To Nadiya Hussain, baking can be an expression of love and a source of calm. As people around the globe turned to their pantries to ease pandemic stress, the adored British television presenter and author was also in her home kitchen, in Milton Keynes, England. “I think a lot of us did that during lockdown,” she says now, “where we did use baking as our self-care because we were at home a lot more. And I still do to this very day. I will bake because I want to bake and I bake because I have to bake, and the two things are very different.”
The link between baking and love is emphasized in her latest cookbook, Nadiya Bakes: Over 100 Must-Try Recipes for Breads, Cakes, Biscuits, Pies, and More, out July 27. Spanning sweet to savoury, the recipes highlight the warmth and creativity that have brought Hussain admirers on both sides of the Atlantic. Hussain, whose companion series, Nadiya Bakes, is streaming on Netflix, told us what spurs her recipes, her advice for new bakers and the dessert she’d love someone to whip up for her.
As a contestant on The Great British Baking Show, you constructed Fizzy Pop Cheesecakes complete with meringue fizz. Winning the sixth season in 2015 launched your food career. Since then, you’ve written other cookbooks, but Nadiya Bakes is the first one devoted to baking. Why is that?
Because I came off a baking show, at the time, I think everyone around me felt it was almost natural for me to go straight into baking. Before baking, cooking came naturally to me, so it was about doing what felt right. It felt natural for me to go into the kitchen and do cooking as opposed to just baking.
So, when I announced this book, everyone was like, ‘Oh, but you’ve already done that! You’ve done a baking book!’ I was like, ‘No, I’ve done lots of things, but this is solely baking.’ There was this kind of excitement that I wasn’t quite ready for and there was a lot of pressure, I suppose, because I came into this world—into this career—through baking.
The book riffs on classics like molten chocolate cake and hot cross buns, and offers inventive preparations such as Rainbow Veg Pakora Picnic Pie, and Pulled Chicken Doughnuts. Where do you find culinary inspiration?
A lot of my recipes are hybrids. They are hybrids of the way I bake, the way I cook—mixing English culture with Bangladeshi culture—and a lot comes from my travels. It is a combination of the way I was raised, where I was raised, and my own family history and our own cooking practices, and where I’m slightly curious as well. It’s a mixture of all of those things.
Which recipes are you especially excited to share with readers?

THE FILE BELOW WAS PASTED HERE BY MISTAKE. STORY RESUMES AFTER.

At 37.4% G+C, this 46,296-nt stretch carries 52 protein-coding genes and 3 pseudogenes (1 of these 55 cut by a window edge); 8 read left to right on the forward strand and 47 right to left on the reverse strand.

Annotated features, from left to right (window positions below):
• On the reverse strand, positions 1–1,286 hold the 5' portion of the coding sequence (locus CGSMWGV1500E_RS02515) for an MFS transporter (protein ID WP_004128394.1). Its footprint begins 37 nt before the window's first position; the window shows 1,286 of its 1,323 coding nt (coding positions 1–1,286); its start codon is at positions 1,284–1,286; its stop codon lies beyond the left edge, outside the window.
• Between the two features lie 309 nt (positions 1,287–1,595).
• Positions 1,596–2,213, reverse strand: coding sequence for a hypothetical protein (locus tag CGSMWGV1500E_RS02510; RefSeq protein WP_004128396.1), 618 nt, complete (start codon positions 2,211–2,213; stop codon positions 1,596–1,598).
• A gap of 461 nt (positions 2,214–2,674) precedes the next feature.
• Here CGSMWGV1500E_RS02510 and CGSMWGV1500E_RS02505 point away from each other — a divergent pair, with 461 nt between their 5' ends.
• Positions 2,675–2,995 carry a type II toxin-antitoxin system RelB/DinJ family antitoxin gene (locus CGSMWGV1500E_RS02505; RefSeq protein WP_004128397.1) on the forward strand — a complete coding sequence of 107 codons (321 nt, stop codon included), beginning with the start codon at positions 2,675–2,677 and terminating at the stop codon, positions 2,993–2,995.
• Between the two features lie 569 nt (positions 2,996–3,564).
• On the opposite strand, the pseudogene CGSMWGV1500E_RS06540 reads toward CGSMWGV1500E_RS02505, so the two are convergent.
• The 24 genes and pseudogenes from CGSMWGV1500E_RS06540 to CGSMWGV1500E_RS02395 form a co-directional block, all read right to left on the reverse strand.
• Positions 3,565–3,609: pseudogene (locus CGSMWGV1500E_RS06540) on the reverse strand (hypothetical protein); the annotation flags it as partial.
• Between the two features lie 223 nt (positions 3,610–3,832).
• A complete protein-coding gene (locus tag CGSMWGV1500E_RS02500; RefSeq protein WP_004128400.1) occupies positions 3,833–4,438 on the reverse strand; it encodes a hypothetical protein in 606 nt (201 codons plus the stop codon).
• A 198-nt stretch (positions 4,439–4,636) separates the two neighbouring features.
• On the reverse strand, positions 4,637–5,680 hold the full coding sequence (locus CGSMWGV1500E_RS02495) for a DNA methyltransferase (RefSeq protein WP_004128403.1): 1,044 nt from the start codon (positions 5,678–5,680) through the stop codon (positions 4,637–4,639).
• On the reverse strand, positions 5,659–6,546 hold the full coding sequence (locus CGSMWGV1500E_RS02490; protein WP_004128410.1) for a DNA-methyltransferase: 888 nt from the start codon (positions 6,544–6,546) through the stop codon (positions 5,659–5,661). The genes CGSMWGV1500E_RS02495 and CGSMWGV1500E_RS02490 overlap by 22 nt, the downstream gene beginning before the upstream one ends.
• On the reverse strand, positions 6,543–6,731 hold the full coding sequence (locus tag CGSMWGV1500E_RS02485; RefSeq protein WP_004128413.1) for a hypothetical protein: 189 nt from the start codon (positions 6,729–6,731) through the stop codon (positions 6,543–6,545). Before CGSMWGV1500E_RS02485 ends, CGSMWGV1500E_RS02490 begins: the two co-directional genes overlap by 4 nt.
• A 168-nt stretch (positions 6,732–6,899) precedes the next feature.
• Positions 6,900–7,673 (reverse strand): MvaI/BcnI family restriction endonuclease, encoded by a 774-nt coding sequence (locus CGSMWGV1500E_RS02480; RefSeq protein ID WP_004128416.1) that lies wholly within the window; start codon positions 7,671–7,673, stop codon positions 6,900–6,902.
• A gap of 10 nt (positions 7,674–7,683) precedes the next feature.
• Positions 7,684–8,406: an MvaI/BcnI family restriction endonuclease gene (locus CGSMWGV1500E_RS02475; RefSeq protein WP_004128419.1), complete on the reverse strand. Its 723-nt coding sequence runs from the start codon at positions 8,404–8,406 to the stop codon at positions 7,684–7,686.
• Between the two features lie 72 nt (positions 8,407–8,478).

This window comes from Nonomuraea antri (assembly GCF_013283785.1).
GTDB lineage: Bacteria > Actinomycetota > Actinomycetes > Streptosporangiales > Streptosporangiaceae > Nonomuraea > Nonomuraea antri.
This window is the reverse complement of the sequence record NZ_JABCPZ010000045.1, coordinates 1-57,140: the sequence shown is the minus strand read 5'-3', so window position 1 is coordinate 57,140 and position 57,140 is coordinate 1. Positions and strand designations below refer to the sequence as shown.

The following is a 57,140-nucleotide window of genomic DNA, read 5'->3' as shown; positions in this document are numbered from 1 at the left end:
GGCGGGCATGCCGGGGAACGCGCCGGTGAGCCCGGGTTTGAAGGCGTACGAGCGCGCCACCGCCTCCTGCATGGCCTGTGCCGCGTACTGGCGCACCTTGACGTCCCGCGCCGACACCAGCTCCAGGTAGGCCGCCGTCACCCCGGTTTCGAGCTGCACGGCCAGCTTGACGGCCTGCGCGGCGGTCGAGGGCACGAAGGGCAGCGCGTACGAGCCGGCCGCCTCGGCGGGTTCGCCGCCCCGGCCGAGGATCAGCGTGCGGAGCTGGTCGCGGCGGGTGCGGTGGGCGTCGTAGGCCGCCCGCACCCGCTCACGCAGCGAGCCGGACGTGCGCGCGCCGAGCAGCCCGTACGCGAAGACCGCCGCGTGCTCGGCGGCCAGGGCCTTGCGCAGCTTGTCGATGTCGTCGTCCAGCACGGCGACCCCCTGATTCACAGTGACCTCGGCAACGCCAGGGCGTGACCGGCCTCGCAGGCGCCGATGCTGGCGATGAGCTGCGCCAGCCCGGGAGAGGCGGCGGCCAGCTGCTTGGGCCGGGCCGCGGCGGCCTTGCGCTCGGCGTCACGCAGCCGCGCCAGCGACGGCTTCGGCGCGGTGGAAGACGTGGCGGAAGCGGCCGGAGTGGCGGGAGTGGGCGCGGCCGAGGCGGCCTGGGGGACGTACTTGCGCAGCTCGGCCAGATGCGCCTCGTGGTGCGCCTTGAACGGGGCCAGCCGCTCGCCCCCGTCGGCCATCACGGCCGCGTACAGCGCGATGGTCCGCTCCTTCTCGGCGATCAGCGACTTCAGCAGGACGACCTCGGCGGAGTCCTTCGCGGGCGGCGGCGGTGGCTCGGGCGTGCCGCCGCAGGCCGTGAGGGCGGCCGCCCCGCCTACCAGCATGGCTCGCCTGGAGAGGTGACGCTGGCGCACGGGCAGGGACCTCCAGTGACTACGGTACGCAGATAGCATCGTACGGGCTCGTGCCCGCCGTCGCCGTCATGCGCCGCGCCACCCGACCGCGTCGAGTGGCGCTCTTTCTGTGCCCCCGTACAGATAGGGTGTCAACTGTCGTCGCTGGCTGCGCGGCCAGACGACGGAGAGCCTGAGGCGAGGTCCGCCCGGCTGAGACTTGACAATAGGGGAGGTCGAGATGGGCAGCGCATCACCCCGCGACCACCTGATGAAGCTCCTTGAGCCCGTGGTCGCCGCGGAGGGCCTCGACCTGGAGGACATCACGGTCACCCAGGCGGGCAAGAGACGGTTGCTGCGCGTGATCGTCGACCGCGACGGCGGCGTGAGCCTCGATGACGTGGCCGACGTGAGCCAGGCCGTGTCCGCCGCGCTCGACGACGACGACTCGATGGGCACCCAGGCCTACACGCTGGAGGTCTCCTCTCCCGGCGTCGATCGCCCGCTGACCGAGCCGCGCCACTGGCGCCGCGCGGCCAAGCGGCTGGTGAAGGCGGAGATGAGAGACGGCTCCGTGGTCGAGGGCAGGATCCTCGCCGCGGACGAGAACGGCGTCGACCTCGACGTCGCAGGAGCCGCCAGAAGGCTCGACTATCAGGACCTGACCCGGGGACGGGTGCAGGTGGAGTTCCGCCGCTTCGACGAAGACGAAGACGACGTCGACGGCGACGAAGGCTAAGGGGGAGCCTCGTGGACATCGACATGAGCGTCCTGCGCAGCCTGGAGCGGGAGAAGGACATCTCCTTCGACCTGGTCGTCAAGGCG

I’ve got an amazing, delicious tear-and-share pizza loaf in there that gets stacked like an accordion, with pepperoni and cheese and tomato. It’s this delicious bread that you pull apart. And there’s this gorgeous no-bake banana cheesecake which is made out of frozen bananas and cocoa. That’s one of the recipes I absolutely love.
The dishes range in difficulty from beginner to experienced. What are your tips for novice bakers?
It’s the little things. It’s about finding confidence in the kitchen more than anything else. And that comes by just experimenting. It’s really important to build your confidence and start small. I think about how I got my kids into cooking and baking. Rather than going straight in—with layers of cake and cooling and whipping and making lots of different elements—do something simple.
There are some really good recipes in the book for anyone who is a nervous baker. There’s a croissant pudding in there which is pretty much just putting things together and popping it into the oven. And there’s the No-Bake Bakes section, which requires you to put things together without actually baking.
Nadiya Bakes reflects on the ways love and baking are connected in your life. Is there something in particular you wish a loved one would make for you?
Nobody ever bakes for me because they think I’m going to judge it. I’m not going to judge anyone. One of my favourite things to eat is Eton Mess, a mixture of cream and fruit and meringues, crushed together. And it’s simple. You don’t even have to bake anything!
This creative and stunning dessert pizza from Nadiya Hussain’s new cookbook, Nadiya Bakes, is best eaten straightaway. Get this blueberry and lavender scone pizza recipe.
This interview has been condensed and edited for clarity.